Three core modules each have two full-day laboratory sessions and the optional module applied biomedical techniques is almost entirely lab-based. Typically taught modules have a mixture of lectures and tutorials. The professional development and research methods and statistics modules are tutorial-led with considerable input from the course leader who acts as personal tutor.
This course is taught by active researchers in the biomedical sciences who have on-going programmes of research in the Biomolecular Sciences Research Centre together with experts from hospital pathology laboratories.
The course content is underpinned by relevant high quality research. Our teaching staff regularly publish research articles in international peer-reviewed journals and are actively engaged in research into • cancer • musculoskeletal diseases • human reproduction • neurological disease • hospital acquired infection • immunological basis of disease.
The masters (MSc) award is achieved by successfully completing 180 credits.
The postgraduate certificate (PgCert) is achieved by successfully completing 60 credits.
The postgraduate diploma (PgDip) is achieved by successfully completing 120 credits.
Assessment methods include written examinations and coursework, such as:
Research project assessment involves a written report and viva voce.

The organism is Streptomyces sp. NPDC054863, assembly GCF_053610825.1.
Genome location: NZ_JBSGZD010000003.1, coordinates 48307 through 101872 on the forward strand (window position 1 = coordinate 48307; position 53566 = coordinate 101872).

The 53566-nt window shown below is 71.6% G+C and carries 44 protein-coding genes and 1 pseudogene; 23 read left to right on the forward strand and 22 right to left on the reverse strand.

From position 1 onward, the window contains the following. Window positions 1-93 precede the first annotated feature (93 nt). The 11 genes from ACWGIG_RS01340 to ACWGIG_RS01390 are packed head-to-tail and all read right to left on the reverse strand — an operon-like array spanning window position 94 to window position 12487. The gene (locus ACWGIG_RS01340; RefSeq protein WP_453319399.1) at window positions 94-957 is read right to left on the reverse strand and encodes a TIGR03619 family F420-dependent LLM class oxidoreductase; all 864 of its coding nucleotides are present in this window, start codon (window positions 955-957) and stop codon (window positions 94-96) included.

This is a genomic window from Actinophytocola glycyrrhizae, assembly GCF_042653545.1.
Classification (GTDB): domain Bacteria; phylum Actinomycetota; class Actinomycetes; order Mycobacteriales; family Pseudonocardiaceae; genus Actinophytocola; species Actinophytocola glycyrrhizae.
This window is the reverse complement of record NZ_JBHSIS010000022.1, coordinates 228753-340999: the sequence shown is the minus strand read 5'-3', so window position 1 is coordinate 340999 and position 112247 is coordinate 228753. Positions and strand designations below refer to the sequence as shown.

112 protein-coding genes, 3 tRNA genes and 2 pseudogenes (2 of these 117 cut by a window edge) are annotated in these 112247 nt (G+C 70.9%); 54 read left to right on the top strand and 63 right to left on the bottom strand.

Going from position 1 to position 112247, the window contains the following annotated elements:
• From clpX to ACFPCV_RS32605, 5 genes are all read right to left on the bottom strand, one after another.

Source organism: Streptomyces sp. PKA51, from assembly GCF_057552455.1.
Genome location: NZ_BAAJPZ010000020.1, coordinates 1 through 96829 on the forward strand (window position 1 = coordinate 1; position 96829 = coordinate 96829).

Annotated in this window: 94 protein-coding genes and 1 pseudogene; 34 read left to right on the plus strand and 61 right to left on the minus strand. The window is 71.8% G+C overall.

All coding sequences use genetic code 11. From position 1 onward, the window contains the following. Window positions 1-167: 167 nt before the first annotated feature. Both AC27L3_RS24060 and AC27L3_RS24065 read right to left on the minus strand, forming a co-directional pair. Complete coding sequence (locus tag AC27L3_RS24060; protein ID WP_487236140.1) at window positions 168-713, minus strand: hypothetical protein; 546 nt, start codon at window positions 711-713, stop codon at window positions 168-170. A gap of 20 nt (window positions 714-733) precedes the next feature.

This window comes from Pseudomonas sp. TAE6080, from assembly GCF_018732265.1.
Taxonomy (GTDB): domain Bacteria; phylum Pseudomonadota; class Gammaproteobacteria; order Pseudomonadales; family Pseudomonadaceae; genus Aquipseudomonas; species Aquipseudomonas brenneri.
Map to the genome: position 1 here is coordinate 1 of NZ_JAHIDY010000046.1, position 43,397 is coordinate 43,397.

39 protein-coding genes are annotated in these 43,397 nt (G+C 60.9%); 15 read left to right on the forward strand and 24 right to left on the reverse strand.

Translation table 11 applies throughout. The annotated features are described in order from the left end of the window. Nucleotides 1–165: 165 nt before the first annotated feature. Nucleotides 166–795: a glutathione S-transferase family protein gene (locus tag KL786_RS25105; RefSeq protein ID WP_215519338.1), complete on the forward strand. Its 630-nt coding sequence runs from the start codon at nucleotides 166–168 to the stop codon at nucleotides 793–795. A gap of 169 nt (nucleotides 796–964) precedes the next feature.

As a graduate you can start or develop your career in pathology, biomedical sciences or research labs and industry within the biomedical field. It’s also for scientists working in hospital or bioscience-related laboratories particularly as biomedical scientists who want to expand their knowledge and expertise in this area.
The MSc in Medical Laboratory Science is equivalent to just over one year of full time study. It is designed for professional Medical Laboratory Scientists working full time so it is expected that all candidates will study part time and take three or four years to complete the degree.
Suitable for Medical Laboratory Scientists interested in advancement within health-related areas.
The aerospace industry is at the forefront of modern engineering and manufacturing technology and there is an expanding need for highly skilled chartered Aerospace Engineers.
If you are looking to pursue a career in aerospace engineering this course will enable you to apply your skills and knowledge of engineering devices and associated components used in the production of civil and military aircraft, spacecraft and weapons systems.
This module has been accredited by the Institution of Mechanical Engineers. On graduation you be able to work towards Chartered Aerospace Engineer status which is an independent verification of your skills and demonstrates to your colleagues and employers your commitment and credentials as an engineering professional.
The course will be taught by a series of lectures, tutorials, computer workshops and laboratory activities.
Some modules will include a structured factory visit to illustrate the processes and techniques and to enable investigations to be conducted.
Engineers from the industry will contribute to the specialist areas of the syllabus as guest lecturers.